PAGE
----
What are the songs of birds telling us about sound and communication, the uses of sound as signal (territory, mood, danger, location, etc.)? What do they tell us about sound and place, about sound and movement, about the ecology of the acoustic niche? And finally, what can we learn from birds about music, sound, and sustainability? Thoreau and Borror both were struck by the seasonal, the calendrical, the cyclical repetitions of bird song and sound in the natural world. Thoreau's last great (and unfinished) project was his cyclical "Kalendar" of the seasonally changing natural world around Concord; his journal observations were made to that end, as were Borror's recordings--longitudinal studies, intensively rather than extensively, of sound and sustainability, by traveling in place.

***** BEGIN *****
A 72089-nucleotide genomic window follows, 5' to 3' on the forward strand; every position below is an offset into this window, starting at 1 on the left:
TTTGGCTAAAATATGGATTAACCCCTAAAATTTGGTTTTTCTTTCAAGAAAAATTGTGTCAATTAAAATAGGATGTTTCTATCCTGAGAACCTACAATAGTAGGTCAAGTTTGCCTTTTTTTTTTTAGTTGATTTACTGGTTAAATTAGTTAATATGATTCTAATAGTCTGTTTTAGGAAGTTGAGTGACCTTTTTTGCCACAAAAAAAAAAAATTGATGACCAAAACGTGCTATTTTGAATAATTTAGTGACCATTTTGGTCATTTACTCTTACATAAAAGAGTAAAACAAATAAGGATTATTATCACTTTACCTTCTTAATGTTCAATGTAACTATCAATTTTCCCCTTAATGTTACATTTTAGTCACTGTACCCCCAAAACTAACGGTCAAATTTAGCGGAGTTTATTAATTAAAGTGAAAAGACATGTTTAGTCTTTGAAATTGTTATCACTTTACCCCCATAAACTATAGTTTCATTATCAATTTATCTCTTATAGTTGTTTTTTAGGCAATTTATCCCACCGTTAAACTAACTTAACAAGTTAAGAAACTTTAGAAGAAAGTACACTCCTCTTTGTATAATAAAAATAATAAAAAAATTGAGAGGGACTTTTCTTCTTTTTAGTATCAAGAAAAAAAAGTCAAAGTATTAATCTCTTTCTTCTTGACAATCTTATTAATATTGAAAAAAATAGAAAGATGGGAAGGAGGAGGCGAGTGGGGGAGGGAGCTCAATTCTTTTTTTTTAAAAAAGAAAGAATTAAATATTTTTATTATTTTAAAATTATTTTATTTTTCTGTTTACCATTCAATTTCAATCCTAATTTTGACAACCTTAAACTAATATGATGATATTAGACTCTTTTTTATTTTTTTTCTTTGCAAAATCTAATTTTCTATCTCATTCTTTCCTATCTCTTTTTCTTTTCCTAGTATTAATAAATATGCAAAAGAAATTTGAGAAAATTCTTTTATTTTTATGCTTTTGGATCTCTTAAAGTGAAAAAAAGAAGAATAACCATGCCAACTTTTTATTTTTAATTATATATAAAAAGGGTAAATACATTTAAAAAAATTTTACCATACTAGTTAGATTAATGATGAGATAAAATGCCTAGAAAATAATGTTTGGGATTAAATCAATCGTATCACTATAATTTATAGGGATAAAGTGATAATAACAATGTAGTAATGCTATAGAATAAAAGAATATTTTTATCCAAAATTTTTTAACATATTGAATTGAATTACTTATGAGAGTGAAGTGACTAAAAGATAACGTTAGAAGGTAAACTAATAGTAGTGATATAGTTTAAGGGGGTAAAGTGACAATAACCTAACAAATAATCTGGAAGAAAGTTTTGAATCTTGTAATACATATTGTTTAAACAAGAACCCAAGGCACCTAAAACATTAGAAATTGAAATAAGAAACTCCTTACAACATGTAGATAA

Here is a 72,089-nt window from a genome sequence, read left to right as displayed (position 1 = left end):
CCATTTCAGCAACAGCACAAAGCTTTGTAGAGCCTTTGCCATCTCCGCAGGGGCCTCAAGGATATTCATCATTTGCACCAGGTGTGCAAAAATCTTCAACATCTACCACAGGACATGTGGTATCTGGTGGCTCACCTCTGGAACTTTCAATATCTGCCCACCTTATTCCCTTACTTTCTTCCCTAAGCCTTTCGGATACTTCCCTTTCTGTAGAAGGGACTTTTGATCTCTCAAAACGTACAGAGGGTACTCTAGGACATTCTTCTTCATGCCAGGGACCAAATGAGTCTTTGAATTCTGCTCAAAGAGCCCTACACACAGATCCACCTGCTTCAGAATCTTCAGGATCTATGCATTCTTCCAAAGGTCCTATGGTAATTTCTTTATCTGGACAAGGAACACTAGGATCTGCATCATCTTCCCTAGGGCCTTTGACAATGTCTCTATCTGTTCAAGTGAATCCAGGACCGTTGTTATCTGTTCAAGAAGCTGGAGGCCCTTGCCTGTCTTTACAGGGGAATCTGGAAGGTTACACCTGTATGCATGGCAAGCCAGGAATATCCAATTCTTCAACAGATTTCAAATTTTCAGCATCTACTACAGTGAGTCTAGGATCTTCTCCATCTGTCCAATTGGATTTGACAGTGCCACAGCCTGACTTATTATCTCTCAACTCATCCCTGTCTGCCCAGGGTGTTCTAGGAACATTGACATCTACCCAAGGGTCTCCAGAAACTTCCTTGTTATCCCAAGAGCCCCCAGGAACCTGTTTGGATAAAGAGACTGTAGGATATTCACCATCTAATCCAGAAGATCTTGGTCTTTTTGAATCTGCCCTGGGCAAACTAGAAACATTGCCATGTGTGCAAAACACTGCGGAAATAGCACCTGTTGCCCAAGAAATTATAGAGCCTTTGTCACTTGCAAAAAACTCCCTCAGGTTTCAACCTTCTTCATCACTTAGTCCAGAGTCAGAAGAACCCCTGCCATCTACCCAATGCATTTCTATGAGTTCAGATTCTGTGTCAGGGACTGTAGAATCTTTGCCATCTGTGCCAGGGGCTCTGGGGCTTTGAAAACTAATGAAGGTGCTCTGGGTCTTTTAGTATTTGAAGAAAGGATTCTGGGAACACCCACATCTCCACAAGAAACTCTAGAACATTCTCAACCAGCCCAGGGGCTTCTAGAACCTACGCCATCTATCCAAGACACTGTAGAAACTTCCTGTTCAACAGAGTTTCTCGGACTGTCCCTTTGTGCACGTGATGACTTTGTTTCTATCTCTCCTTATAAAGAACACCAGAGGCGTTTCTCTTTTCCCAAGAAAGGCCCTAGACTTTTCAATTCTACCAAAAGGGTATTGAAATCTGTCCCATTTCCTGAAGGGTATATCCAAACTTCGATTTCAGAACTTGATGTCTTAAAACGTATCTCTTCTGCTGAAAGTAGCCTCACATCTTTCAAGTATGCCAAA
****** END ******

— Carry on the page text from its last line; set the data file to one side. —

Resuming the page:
Sunday, May 6, 2012

Classical Music's Radio Future

In November, 2010, I wrote three entries in this blog about the future of classical music on US radio. WGBH-FM, Boston's premier classical music station since 1951, had nearly a year earlier acquired the other Boston classical music radio station, WCRB-FM, and decided to switch the flagship station to a mostly talk-show and news format. In the year and a half that followed, an increasing number of public radio stations, ones that once played classical music for at least part of the day, have gone over to news, opinion, and information, sometimes making classical music (chiefly the warhorses) available 24/7 on radio channels that require the Internet or special receivers.